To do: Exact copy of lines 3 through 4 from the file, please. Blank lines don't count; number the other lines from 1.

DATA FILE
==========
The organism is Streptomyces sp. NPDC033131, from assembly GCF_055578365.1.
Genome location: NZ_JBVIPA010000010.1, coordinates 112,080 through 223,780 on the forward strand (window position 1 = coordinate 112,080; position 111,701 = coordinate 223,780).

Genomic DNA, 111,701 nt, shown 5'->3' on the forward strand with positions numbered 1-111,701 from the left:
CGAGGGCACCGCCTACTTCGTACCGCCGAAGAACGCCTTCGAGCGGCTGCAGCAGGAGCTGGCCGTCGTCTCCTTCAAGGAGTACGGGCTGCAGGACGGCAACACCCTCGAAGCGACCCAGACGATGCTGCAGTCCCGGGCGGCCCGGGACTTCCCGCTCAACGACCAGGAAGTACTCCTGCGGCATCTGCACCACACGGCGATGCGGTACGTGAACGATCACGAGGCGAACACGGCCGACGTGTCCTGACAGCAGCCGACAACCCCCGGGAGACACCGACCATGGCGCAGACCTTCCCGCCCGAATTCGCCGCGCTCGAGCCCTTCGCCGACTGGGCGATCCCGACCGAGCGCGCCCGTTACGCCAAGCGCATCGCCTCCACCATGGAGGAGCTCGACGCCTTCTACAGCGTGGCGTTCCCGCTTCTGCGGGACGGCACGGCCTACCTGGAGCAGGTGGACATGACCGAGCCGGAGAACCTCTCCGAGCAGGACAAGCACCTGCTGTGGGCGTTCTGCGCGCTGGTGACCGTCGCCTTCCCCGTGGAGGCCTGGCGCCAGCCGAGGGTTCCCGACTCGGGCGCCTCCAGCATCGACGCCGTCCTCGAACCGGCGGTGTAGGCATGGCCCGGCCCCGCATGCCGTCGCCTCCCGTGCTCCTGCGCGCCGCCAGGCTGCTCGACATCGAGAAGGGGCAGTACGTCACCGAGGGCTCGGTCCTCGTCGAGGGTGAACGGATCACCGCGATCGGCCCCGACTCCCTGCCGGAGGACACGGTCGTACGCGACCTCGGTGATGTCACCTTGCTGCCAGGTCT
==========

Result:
Genomic DNA, 111,701 nt, shown 5'->3' on the forward strand with positions numbered 1-111,701 from the left:
CGAGGGCACCGCCTACTTCGTACCGCCGAAGAACGCCTTCGAGCGGCTGCAGCAGGAGCTGGCCGTCGTCTCCTTCAAGGAGTACGGGCTGCAGGACGGCAACACCCTCGAAGCGACCCAGACGATGCTGCAGTCCCGGGCGGCCCGGGACTTCCCGCTCAACGACCAGGAAGTACTCCTGCGGCATCTGCACCACACGGCGATGCGGTACGTGAACGATCACGAGGCGAACACGGCCGACGTGTCCTGACAGCAGCCGACAACCCCCGGGAGACACCGACCATGGCGCAGACCTTCCCGCCCGAATTCGCCGCGCTCGAGCCCTTCGCCGACTGGGCGATCCCGACCGAGCGCGCCCGTTACGCCAAGCGCATCGCCTCCACCATGGAGGAGCTCGACGCCTTCTACAGCGTGGCGTTCCCGCTTCTGCGGGACGGCACGGCCTACCTGGAGCAGGTGGACATGACCGAGCCGGAGAACCTCTCCGAGCAGGACAAGCACCTGCTGTGGGCGTTCTGCGCGCTGGTGACCGTCGCCTTCCCCGTGGAGGCCTGGCGCCAGCCGAGGGTTCCCGACTCGGGCGCCTCCAGCATCGACGCCGTCCTCGAACCGGCGGTGTAGGCATGGCCCGGCCCCGCATGCCGTCGCCTCCCGTGCTCCTGCGCGCCGCCAGGCTGCTCGACATCGAGAAGGGGCAGTACGTCACCGAGGGCTCGGTCCTCGTCGAGGGTGAACGGATCACCGCGATCGGCCCCGACTCCCTGCCGGAGGACACGGTCGTACGCGACCTCGGTGATGTCACCTTGCTGCCAGGTCT